Culture Vulture or Arts Philistine

The concrete cows are an iconic part of Milton Keynes. Recently, as reported in various parts of the press they had a makeover. Whilst this was initially talked about in a polarised language of community art verses vandalism the reality is that it was a wonderful act of non-violent direct action with a very specific purpose to try and restore and protect the towns art and the vision of community arts which inspired it, as this BBC News article explains.

Over the last 8 years and 2,499 posts art in various forms has been an important part of this blog. I have a long held appreciation of music, theatre and literature which I was bought up with.

Being the child of a poet and storyteller formed part of this I guess, although my mum who took me to the theatre loads whilst she was alive was a huge influence too. What probably had the most interesting and lasting influence was the role my dads involvement with punk driving various bands but particularly The Adicts around at various points in the late 70’s and early 80’s had on me. I was exposed to punk as a young child, not as something dangerous or a racket but as something which my dad would write home about on postcards. There was one I remember talking about a football match of some sort between The Adicts and Die Toten Hosen, written in that sort of way that indicated he was having a good time but I might also want to explore Die Toten Hosen’s music at some point. Tied into this was the left wing political side of stuff – one of the things I wish I could remember from being a kid was seeing the Clash at the Rock Against Racism concert in Victoria Park in 1978. Unfortunately as a 6 year old I didn’t realise the significance of what I was seeing. Thing is though my dad still took me and I can say, (even if I can’t remember a thing about it), I saw The Clash.

Some of the key posts on the blog which have related to art and culture are the following:

This one is about seeing the 2011 Turner Prize exhibition (amongst other things) in Newcastle last year. Didn’t seem to have much to say about the Turner Prize in 2009 when it was in Milbank. 2006 was a year when my post informs me that I much preferred the Degas, Sicket, Toulouse-Lautrec exhibition on in London at the same time to the Turner itself. This post reflects how, a few years before I started blogging, I got into the Turner Prize and more specifically on why I have the admiration I do for the work of Tracey Emin who is one of my favourite artists.

Perhaps the most important visual art event that I have blogged on was not some national exhibition but rather about a work of art I discovered at a small exhibition of the work of Egyptian tent makers, Stitch Like and Egyptian, in the Durham college where I did some mentoring work. This post describes my utter joy and thrill at seeing  Hany Abdul Kader’s  “The Revolution of 25th January”.  Another local example of art I fell in love with during my time in Durham were the Miners Banners, which I first encountered close up at this exhibition reviewed back in September 2008 when I’d only been in Durham a couple of weeks.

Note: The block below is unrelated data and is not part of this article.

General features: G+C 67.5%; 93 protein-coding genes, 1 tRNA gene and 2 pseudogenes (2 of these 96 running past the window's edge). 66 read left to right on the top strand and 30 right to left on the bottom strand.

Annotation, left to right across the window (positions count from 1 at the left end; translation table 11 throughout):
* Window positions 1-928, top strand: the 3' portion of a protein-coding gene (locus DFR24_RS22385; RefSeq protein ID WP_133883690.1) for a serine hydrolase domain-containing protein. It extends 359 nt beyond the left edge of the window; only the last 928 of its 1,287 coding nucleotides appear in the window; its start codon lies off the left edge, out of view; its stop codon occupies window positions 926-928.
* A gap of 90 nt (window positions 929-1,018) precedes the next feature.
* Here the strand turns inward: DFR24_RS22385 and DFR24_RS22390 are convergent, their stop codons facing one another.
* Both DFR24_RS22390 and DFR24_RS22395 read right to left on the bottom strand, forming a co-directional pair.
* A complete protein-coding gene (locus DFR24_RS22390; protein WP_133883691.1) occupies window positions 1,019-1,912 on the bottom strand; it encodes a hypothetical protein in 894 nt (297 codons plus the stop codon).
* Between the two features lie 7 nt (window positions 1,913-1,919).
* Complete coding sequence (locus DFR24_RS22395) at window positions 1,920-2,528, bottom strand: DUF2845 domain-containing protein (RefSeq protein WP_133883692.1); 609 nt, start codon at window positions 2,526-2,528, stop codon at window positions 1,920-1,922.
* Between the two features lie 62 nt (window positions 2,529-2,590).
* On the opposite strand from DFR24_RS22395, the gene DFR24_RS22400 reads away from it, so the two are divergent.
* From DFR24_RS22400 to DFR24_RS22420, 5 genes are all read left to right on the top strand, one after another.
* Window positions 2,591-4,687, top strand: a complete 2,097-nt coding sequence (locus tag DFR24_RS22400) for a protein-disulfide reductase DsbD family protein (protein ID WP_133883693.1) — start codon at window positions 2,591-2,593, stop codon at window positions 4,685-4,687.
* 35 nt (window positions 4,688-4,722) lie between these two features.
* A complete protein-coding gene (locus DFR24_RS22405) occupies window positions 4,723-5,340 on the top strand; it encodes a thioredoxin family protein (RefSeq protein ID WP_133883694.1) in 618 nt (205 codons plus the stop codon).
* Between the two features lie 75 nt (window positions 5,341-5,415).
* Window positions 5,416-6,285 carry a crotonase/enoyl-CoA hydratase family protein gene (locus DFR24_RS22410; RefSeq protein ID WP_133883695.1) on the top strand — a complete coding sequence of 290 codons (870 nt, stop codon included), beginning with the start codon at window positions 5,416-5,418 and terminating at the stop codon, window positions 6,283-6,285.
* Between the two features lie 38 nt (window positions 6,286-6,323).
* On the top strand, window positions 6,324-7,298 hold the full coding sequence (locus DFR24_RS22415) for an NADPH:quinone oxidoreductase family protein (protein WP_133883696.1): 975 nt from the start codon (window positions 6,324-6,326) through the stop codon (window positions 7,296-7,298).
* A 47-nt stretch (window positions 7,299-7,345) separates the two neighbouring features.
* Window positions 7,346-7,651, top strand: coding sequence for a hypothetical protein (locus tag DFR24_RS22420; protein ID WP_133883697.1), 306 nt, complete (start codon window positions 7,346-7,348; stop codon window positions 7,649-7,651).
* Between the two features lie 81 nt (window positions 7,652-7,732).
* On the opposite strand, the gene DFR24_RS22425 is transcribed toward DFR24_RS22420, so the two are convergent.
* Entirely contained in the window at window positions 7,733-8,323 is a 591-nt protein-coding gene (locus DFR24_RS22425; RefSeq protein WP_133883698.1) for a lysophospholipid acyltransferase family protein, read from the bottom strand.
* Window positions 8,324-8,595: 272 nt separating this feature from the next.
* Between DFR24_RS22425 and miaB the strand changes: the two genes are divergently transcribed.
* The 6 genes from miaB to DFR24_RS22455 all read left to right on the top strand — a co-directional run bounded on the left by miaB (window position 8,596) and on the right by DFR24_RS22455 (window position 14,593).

Music wise I could fill a page with various links I guess. There’s festivals, big concerts, small concerts and small hall events which I’ve attended and reviewed. Narrowing it down the best gig of my entire life (and I’ve been to a few) was Green Day  at Milton Keynes bowl back in June 2005 and so that was an early post. The Indigo Girls at the Sage in 2009 needs to go in there as a good gig I blogged about in a reasonably sized regional venue. Steve Winch in July this year was a great surprise at a local festival as this review indicated. As for the most surreal gig talked about on here that has to be Gareth Davies Jones at North Road Methodist Church, Durham (which has also been mentioned a few times in this blog), in April this year.

Book wise I could go for alot of things but I think Stella Duffy’s Theodora and the sequel The Purple Shroud  which was published this year are probably amongst the best I have read and reviewed on here. Perhaps one of the most passionate reviews and surprising books I reviewed on here was Howard Schultz Onward, how Starbucks Fought for its Life Without Losing it’s Soul. If I was looking at it now I think my review may have been different.

Theatre wise there have been a number of productions seen which I could comment upon. One great experience was seeing Sir Derek Jacobi playing Lear last year. So looking forward to Vicious Old Queens the new sitcom coming out next year, according to reports yesterday, which will feature him and Sir Ian McKellen (who the blog tells me gave the best speech I heard at Pride in 2008). The post for Lear has a range of artsy stuff talked about within it and I think the heading Soul Feast seems very apt. June 2008 had a lovely post about me enjoying culture on a shoe-string and includes reference to me going to see A Midsummer Nights Dream at the Globe. Getting away from Shakespeare the way I love to use art to recharge is documented with an excellent example, our trip in March to see Noel Cowards Hayfever. The Durham Mystery plays were an excellent example of community theatre as I think came across here.

Reading through this is interesting because it shows how middle class I am in many of my tastes but at the same time it has highlighted how much I just love the arts in all their forms. I might not do opera and I struggle with classical and choral type aspects of “high culture” (see the end bit of this post on an interesting week for an example where I encountered Nick Clegg too) but I am quite obviously a bit of a culture vulture rather than a complete arts philistine.

About tractorgirl

Hi my name is Sally Rush: I'm a Christian, a mother, a community engagement officer, a listener, a dreamer, a partner, an experienced teacher, a friend, a daughter, a sister and so much more.